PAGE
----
Like many people, I learned the basic tenets of Rastafarianism from Bob Marley and the Wailers, Peter Tosh, Steel Pulse, and later adopters Bad Brains. Marley’s worldwide fame not only spread the religion from Kingston to London to New York, but it also inspired no small number of non-Rastafarians to wear the Pan-African colors of red, green, and gold, grow dreadlocks, and sing about “Babylon” and “I and I.” The irony of suburban Americans in college dorms adopting the trappings of a postcolonial religion with an unabashedly anti-Western, Afrocentric core predates most recent controversies over “cultural appropriation,” but one rarely sees a better example of the phenomenon.
Consumers of Jamaican Rastafarian culture in the past few decades, however, have rarely had to go very far to find it, and to find it appealing. Since the 1960s, the struggling island nation has relied on “Brand Jamaica,” writes Lucy McKeon at The New York Review of Books, “a global brand often associated with protest music, laid-back, ‘One Love’ positivity, and a pot-smoking counterculture.” The themes most non-Rasta fans of Bob Marley derive from his music also drive a lucrative tourism industry. Both tourists and casual listeners tend to ignore the music’s esoteric theology. But reggae as party and protest music is only part of the story.
Those who dig deeper into the music’s belief system usually find it quite odd—by the standards of older religious cultures whose own oddness has long been naturalized. Rastafarians revere a recent historical figure, Ethiopian Emperor Haile Selassie (born Ras Tafari), as the messiah, based on a supposed prophecy made by influential Pan-Africanist Marcus Garvey (who also inspired the founding of the Nation of Islam). Rastafarianism is also integral not only to reggae, but to what began in the 1930s as “a fight for justice by disenfranchised Jamaicans, peasant laborers and the urban underemployed alike, in what was then a British colony.”
You will gather a little bit of this history from the video above, “The Rastafarians,” a 15-minute 60 Minutes segment from 1979 with Dan Rather. But you get it through a condescendingly prejudicial network news filter, a sensibility appalled by the movement’s blackness and poverty. Rather describes Rastafarianism’s origins among the “black masses” in “the ghetto, the slums of Kingston.” In the “squalor of these slums,” he tells his audience, poor residents found solace in the words of Garvey, “a Jamaican slumdweller.” Rather represents a view deeply concerned with the movement’s “criminal element” among “true believers” and “ghetto hustlers” alike. This rather compulsively one-note presentation hardly captures the rich history of Rastafarianism, which began not in the “slums,” but in a mountain settlement called Pinnacle in the 1930s.
In 1940—a decade into the settlement’s founding and growth into a colony of hundreds, sometimes thousands of people—a reporter named John Carradine observed, “The Rastafarians are not essentially a religious sect.… They are rather an economic community.” Founder of the Pinnacle community Leonard Percival Howell promoted what he “reportedly called ‘a socialistic life’ based on principles of communalism and economic independence from the colonial system.” Under Garvey’s tutelage, Howell had absorbed Marxist and socialist doctrine, but the religion was his own peculiar invention. Garvey dismissed it as a “cult,” and amidst its nationalism, it harbors several anti-Semitic and anti-Catholic teachings.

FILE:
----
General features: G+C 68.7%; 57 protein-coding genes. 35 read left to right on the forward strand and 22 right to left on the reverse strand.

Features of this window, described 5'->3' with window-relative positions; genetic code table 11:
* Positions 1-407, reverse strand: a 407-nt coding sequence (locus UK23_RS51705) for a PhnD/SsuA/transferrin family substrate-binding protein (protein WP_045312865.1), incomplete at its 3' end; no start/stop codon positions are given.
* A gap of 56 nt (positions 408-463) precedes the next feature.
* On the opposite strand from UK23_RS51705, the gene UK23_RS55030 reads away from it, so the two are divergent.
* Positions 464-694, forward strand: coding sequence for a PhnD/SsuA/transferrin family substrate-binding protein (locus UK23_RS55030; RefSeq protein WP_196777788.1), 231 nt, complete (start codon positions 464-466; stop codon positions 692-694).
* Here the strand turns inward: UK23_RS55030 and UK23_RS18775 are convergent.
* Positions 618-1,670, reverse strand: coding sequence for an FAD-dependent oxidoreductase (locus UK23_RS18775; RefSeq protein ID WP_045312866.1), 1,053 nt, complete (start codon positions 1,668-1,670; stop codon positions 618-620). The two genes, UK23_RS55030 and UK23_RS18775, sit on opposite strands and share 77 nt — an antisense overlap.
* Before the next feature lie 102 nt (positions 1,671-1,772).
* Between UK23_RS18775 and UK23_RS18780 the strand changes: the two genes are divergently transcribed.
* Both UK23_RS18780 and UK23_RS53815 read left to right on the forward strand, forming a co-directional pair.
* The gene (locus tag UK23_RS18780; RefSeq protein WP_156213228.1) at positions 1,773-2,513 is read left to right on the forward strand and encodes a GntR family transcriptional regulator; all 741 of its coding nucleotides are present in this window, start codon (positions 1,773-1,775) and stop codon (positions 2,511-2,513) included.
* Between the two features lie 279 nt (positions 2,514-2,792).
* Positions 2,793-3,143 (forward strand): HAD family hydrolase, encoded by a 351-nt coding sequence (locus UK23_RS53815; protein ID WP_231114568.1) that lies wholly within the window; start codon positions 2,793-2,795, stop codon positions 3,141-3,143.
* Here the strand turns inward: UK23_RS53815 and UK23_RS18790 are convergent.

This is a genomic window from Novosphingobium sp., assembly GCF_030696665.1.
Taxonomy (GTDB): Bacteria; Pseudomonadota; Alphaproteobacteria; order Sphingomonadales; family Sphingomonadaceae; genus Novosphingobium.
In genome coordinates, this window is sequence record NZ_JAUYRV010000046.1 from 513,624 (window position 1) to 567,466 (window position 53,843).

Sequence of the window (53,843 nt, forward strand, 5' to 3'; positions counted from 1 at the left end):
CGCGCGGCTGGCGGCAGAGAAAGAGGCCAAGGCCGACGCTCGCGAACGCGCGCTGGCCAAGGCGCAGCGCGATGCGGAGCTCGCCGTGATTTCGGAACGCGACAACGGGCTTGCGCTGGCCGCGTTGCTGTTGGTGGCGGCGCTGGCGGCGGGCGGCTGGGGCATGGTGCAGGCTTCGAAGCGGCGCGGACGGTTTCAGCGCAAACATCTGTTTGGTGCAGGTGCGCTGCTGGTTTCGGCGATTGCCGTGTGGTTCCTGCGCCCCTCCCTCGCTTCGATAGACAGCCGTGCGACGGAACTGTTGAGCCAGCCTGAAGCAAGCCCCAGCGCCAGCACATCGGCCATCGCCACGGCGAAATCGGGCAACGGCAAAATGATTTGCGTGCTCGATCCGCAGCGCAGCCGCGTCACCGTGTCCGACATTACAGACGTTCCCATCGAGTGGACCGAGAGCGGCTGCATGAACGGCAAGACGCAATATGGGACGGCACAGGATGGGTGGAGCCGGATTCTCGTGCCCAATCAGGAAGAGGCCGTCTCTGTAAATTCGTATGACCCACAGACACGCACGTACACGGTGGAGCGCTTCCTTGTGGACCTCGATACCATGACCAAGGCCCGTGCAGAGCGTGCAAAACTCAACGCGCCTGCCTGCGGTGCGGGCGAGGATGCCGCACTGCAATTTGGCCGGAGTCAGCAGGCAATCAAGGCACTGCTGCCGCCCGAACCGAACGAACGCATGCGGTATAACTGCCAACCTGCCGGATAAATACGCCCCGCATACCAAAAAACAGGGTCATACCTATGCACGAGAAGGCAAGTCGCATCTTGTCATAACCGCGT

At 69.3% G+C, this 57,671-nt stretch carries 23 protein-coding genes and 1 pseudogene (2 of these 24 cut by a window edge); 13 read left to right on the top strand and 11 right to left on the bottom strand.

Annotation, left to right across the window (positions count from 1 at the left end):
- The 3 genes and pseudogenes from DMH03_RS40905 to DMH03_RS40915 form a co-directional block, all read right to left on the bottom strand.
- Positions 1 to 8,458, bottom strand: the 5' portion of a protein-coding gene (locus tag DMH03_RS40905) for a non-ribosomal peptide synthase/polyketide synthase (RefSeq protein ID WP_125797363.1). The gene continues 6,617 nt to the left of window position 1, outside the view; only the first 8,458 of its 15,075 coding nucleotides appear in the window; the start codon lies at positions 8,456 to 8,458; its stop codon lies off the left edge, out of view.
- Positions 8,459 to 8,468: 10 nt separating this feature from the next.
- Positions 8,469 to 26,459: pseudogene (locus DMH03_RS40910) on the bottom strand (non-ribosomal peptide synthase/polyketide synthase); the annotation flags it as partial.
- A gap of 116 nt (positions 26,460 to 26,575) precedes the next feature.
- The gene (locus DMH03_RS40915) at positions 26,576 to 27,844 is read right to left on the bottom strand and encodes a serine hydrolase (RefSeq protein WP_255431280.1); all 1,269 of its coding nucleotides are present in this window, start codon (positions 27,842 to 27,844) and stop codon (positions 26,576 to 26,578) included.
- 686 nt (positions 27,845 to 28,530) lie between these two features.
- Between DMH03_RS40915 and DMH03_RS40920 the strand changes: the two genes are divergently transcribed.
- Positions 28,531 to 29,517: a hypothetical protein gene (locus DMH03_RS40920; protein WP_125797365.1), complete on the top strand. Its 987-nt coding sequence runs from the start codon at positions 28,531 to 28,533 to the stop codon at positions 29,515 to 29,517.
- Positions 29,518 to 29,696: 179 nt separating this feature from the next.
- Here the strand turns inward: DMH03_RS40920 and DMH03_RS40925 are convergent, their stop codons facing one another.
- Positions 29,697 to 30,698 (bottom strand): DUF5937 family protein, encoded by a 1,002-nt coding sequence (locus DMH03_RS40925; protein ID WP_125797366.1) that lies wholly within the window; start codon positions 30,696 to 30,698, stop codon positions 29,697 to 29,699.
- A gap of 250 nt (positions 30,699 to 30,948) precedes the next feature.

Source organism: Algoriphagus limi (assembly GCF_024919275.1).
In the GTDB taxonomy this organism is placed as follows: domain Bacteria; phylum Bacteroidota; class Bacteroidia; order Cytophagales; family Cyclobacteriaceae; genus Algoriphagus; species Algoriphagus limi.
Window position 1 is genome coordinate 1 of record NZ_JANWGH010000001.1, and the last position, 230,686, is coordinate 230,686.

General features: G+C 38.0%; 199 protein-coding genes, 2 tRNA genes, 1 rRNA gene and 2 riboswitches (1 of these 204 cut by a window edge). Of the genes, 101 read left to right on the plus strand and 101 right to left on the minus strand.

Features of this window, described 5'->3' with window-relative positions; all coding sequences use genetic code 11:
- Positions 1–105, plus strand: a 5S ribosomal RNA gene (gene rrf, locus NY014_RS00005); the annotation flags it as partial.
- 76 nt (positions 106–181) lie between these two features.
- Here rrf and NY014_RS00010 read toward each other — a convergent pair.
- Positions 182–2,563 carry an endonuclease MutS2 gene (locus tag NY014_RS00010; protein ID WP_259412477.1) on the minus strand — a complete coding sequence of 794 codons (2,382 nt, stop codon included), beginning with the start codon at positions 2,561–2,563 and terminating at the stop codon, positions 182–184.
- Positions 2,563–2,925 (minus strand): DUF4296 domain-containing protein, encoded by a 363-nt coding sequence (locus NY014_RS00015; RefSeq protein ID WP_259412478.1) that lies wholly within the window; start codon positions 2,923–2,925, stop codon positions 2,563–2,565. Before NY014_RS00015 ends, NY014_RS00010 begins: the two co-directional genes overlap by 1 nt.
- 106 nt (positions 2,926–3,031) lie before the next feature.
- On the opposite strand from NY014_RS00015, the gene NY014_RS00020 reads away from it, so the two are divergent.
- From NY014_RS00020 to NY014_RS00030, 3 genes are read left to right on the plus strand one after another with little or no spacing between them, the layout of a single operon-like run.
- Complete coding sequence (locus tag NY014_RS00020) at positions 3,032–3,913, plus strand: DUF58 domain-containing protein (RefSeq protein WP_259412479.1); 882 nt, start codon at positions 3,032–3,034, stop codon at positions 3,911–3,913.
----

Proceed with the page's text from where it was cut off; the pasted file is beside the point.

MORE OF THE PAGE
Like all zealous nationalist-religious movements, Rastafarians have defined themselves as much by the perceived Babylon they stand against as by the promised land they hope to inherit. Rastafarianism may have been transformed into a nationalist product, both by its most successful musicians and the tourist industry, but its association with Garvey’s ideas also links it with a Pan-Africanism that called for people of the African diaspora in Europe, the U.S., and the Caribbean to secede from oppressive colonial systems and either emigrate or form alternative, self-sufficient economies. The first Rastafarians did just that by growing ganja, and their community thrived into the mid-fifties, when government crackdowns and pressure from Winston Churchill drove them from their land and into the capital city.
The spread of the religion in Kingston coincided with an anti-colonial movement that eventually won independence in 1962, and with the blending of rural and urban musical styles happening in the midst of social and political change. All of these threads are inseparable from the burgeoning reggae scene that eventually conquered every beach town and resort across the word. As for the theology, we might say that Ethiopia’s Emperor encouraged his elevation to the role of Jah on Earth with his own creative revisionism. At his lavish and widely-publicized coronation, Rather reports, the new monarch was “crowned King of Kings, Lord of Lords, Conquering Lion of the Tribe of Judah.” Quite a bid for god-on-earthhood. And for a struggling Jamaican underclass, quite an inspiration for visions of a glorious future in a renewed African kingdom.